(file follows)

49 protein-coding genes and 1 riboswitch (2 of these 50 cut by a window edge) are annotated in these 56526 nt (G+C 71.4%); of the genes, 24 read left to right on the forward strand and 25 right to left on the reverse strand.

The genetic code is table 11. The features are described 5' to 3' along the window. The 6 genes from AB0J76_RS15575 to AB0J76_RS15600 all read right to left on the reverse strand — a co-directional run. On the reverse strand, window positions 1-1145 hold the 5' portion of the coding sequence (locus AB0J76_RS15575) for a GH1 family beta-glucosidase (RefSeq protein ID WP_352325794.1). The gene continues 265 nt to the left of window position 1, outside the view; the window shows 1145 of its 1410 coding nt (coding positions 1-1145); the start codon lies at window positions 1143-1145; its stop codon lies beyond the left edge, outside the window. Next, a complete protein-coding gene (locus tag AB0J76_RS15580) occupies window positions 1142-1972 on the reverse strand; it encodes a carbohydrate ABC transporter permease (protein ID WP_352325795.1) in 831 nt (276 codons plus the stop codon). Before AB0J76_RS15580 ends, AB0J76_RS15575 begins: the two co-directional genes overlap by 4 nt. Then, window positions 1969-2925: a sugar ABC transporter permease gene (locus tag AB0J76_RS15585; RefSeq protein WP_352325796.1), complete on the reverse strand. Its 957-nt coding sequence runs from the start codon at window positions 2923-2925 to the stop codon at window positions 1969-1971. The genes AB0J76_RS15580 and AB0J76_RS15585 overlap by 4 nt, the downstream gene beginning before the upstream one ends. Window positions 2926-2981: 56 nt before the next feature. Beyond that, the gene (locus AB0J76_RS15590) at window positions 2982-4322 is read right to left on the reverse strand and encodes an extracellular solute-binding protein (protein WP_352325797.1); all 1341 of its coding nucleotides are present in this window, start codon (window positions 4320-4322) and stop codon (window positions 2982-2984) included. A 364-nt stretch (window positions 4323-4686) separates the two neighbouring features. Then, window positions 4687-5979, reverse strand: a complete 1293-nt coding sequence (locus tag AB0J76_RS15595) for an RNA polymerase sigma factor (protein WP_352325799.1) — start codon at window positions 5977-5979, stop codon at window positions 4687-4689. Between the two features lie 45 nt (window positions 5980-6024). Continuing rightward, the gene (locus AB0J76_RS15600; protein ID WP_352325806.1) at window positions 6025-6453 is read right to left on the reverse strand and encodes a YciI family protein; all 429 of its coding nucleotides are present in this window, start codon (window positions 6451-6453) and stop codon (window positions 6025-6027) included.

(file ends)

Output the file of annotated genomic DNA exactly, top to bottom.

49 protein-coding genes and 1 riboswitch (2 of these 50 cut by a window edge) are annotated in these 56526 nt (G+C 71.4%); of the genes, 24 read left to right on the forward strand and 25 right to left on the reverse strand.

The genetic code is table 11. The features are described 5' to 3' along the window. The 6 genes from AB0J76_RS15575 to AB0J76_RS15600 all read right to left on the reverse strand — a co-directional run. On the reverse strand, window positions 1-1145 hold the 5' portion of the coding sequence (locus AB0J76_RS15575) for a GH1 family beta-glucosidase (RefSeq protein ID WP_352325794.1). The gene continues 265 nt to the left of window position 1, outside the view; the window shows 1145 of its 1410 coding nt (coding positions 1-1145); the start codon lies at window positions 1143-1145; its stop codon lies beyond the left edge, outside the window. Next, a complete protein-coding gene (locus tag AB0J76_RS15580) occupies window positions 1142-1972 on the reverse strand; it encodes a carbohydrate ABC transporter permease (protein ID WP_352325795.1) in 831 nt (276 codons plus the stop codon). Before AB0J76_RS15580 ends, AB0J76_RS15575 begins: the two co-directional genes overlap by 4 nt. Then, window positions 1969-2925: a sugar ABC transporter permease gene (locus tag AB0J76_RS15585; RefSeq protein WP_352325796.1), complete on the reverse strand. Its 957-nt coding sequence runs from the start codon at window positions 2923-2925 to the stop codon at window positions 1969-1971. The genes AB0J76_RS15580 and AB0J76_RS15585 overlap by 4 nt, the downstream gene beginning before the upstream one ends. Window positions 2926-2981: 56 nt before the next feature. Beyond that, the gene (locus AB0J76_RS15590) at window positions 2982-4322 is read right to left on the reverse strand and encodes an extracellular solute-binding protein (protein WP_352325797.1); all 1341 of its coding nucleotides are present in this window, start codon (window positions 4320-4322) and stop codon (window positions 2982-2984) included. A 364-nt stretch (window positions 4323-4686) separates the two neighbouring features. Then, window positions 4687-5979, reverse strand: a complete 1293-nt coding sequence (locus tag AB0J76_RS15595) for an RNA polymerase sigma factor (protein WP_352325799.1) — start codon at window positions 5977-5979, stop codon at window positions 4687-4689. Between the two features lie 45 nt (window positions 5980-6024). Continuing rightward, the gene (locus AB0J76_RS15600; protein ID WP_352325806.1) at window positions 6025-6453 is read right to left on the reverse strand and encodes a YciI family protein; all 429 of its coding nucleotides are present in this window, start codon (window positions 6451-6453) and stop codon (window positions 6025-6027) included.